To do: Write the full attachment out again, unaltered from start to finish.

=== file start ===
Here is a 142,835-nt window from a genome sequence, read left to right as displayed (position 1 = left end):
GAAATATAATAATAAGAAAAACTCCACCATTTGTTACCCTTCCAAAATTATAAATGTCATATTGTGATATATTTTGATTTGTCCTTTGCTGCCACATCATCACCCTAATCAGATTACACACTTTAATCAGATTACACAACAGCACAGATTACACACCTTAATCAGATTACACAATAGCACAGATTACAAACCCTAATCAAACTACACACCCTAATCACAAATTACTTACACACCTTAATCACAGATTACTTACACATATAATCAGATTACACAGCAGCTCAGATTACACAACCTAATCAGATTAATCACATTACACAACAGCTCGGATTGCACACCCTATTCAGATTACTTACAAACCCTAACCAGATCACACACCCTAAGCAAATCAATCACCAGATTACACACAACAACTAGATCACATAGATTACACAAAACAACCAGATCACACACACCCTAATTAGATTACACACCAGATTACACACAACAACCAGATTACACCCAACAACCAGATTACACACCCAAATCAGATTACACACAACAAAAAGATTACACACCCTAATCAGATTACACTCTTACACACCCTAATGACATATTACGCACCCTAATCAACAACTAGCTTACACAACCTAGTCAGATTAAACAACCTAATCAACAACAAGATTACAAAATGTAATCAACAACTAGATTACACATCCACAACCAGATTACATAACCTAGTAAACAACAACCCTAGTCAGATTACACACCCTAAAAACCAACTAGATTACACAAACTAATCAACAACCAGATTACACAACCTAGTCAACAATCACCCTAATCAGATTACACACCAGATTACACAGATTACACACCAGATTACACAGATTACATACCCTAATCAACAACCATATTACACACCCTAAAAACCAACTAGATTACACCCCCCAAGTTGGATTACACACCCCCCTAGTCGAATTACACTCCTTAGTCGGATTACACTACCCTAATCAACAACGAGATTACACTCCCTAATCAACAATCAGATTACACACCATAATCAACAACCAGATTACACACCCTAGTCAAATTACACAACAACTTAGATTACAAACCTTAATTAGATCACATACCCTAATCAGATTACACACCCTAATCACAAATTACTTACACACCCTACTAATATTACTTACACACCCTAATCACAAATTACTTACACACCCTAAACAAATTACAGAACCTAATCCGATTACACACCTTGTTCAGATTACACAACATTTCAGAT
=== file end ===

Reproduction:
Here is a 142,835-nt window from a genome sequence, read left to right as displayed (position 1 = left end):
GAAATATAATAATAAGAAAAACTCCACCATTTGTTACCCTTCCAAAATTATAAATGTCATATTGTGATATATTTTGATTTGTCCTTTGCTGCCACATCATCACCCTAATCAGATTACACACTTTAATCAGATTACACAACAGCACAGATTACACACCTTAATCAGATTACACAATAGCACAGATTACAAACCCTAATCAAACTACACACCCTAATCACAAATTACTTACACACCTTAATCACAGATTACTTACACATATAATCAGATTACACAGCAGCTCAGATTACACAACCTAATCAGATTAATCACATTACACAACAGCTCGGATTGCACACCCTATTCAGATTACTTACAAACCCTAACCAGATCACACACCCTAAGCAAATCAATCACCAGATTACACACAACAACTAGATCACATAGATTACACAAAACAACCAGATCACACACACCCTAATTAGATTACACACCAGATTACACACAACAACCAGATTACACCCAACAACCAGATTACACACCCAAATCAGATTACACACAACAAAAAGATTACACACCCTAATCAGATTACACTCTTACACACCCTAATGACATATTACGCACCCTAATCAACAACTAGCTTACACAACCTAGTCAGATTAAACAACCTAATCAACAACAAGATTACAAAATGTAATCAACAACTAGATTACACATCCACAACCAGATTACATAACCTAGTAAACAACAACCCTAGTCAGATTACACACCCTAAAAACCAACTAGATTACACAAACTAATCAACAACCAGATTACACAACCTAGTCAACAATCACCCTAATCAGATTACACACCAGATTACACAGATTACACACCAGATTACACAGATTACATACCCTAATCAACAACCATATTACACACCCTAAAAACCAACTAGATTACACCCCCCAAGTTGGATTACACACCCCCCTAGTCGAATTACACTCCTTAGTCGGATTACACTACCCTAATCAACAACGAGATTACACTCCCTAATCAACAATCAGATTACACACCATAATCAACAACCAGATTACACACCCTAGTCAAATTACACAACAACTTAGATTACAAACCTTAATTAGATCACATACCCTAATCAGATTACACACCCTAATCACAAATTACTTACACACCCTACTAATATTACTTACACACCCTAATCACAAATTACTTACACACCCTAAACAAATTACAGAACCTAATCCGATTACACACCTTGTTCAGATTACACAACATTTCAGAT